I left home at 6PM and made steady progress up until I hit Watford. I had to go through there to get from the M25 to M1 and it was very slow moving. But not as bad as when I got off the M1 and went near the likes of Muswell Hill, there I faced about 4 miles of traffic going at no more than 5MPH. At least I got there in the end, parking inside the actual ground so I could have watched the game from my car if I had wished, very tempting in the winter, but not on a warm summer night. I paid my entry and also got a programme. It was a very poor effort indeed, with photocopied pages full of adverts and league bulletins copied off of the internet. The one original piece that it did have was from the chairman and was littered with mistakes - including 'thanks to our old fiends from Harringey' At least I think that was a mistake, and that they are not sworn enemies.

Sadly the game was about as good as the programme, very dull indeed. London Tigers especially seemed keen to pack 7 men behind the ball which kept chances to a minimum. And those that were created were wasted. There were plenty of fierce tackles going in and this resulted in an Enfield man getting his marching orders for a second bookable offence. So, all in all, a very poor game, though not as bad as the Chesunt v Southend Manor game I saw in this competition a few years ago.

After the game, I had arranged to pick up a DAB Radio that I had bought off of Gumtree in nearby Walthamstow. It was a nightmare to get to, despite only being a few miles away. I had to go down Tottenham High Street, near where the London riots were. The solid traffic took about 20 minutes to do half a mile, not helped by selfish buses parked 2 deep and motorcyclists making death-defying moves by ducking in and out of oncoming traffic. One missed being clattered by a bus by a mere matter of inches. After that, I headed off home, right through London the way I'd come on the way. The local council's thirst for bleeding motorists dry with speed cameras every few hundred yards was annoying, but I got through without them managing to pick my pocket. I eventually got home at 11.30, hoping for a better game on Saturday, as Wycombe played Mansfield.


Initially, I'd wanted to save my revisit to Coles Park for an actual Haringey Borough match, being that I'd only been there before for a dull Enfield 1893 FA Cup match. But I was going to be in the area later on for the CONIFA World Football Cup Final, a competition that had really captured my imagination. So during the week, I decided to take the plunge and go, seeing as it was just a single bus ride between the two grounds. I'd had a few cans on Thursday night with the England game as they beat Costa Rica 2-0, so Friday the plan was to stay off the booze and hopefully get a good night's sleep. It didn’t really work out as well as I’d hoped, with me getting little over 7 hours and waking at 5 am. I couldn’t get back to sleep, so I watched a documentary about Scotland’s 1978 World Cup campaign on iPlayer as well as catching up on my YouTube subs.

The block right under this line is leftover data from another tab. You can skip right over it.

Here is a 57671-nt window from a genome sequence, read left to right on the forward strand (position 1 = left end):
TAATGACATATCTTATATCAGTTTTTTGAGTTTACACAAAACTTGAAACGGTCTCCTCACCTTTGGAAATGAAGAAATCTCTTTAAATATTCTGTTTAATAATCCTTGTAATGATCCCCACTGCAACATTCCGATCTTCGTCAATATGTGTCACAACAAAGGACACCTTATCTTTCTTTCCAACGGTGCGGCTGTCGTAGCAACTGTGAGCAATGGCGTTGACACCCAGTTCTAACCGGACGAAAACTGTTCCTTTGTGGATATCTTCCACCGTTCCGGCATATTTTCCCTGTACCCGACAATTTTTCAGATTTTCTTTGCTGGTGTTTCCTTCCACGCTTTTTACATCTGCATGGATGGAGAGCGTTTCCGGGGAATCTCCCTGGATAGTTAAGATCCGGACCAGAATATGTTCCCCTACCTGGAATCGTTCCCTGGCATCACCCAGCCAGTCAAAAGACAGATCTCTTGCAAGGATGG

I decided to leave a bit earlier than usual, around 8.40 and spend a little more time in London. I got a train just before 9.10 and decided to go and get some pictures of Westminster, seeing as it was nearby to my usual pit stop of Borough Market. After getting some nice pictures, I made the rest of my train journey to London Bridge and of course, the cider stall at Borough Market. I've been here so many times that I've practically had every cider they offer, so may seek alternative plans for the future. For today though, I had a retry of their dry house cider and got a bottle of Perry to take away for later.  I fancied getting something to eat and went to the Gourmet Goat stall. My Kid Goat Kofte wrap was decent, although the first one had a hair in it and I had to get a free replacement. From there, it was down to London Bridge underground station and after a change to the Picadilly Line at King's Cross, I got to Wood Green at 12.15. I made my way to the Wetherspoons, my 165th in the chain. The Spouters Corner was decent, well above average, especially with a £2.85 pint of Black Dragon on offer. I left just after 1, via McDonald's for lunch which although not the best, was quick, simple and cheap, I encountered two conflicts. A couple of grey haired people having a fierce argument about whether smoking was allowed in public and a peaceful drugs bust by the police, where a dealer handed over the wraps of whatever he was selling to the Police.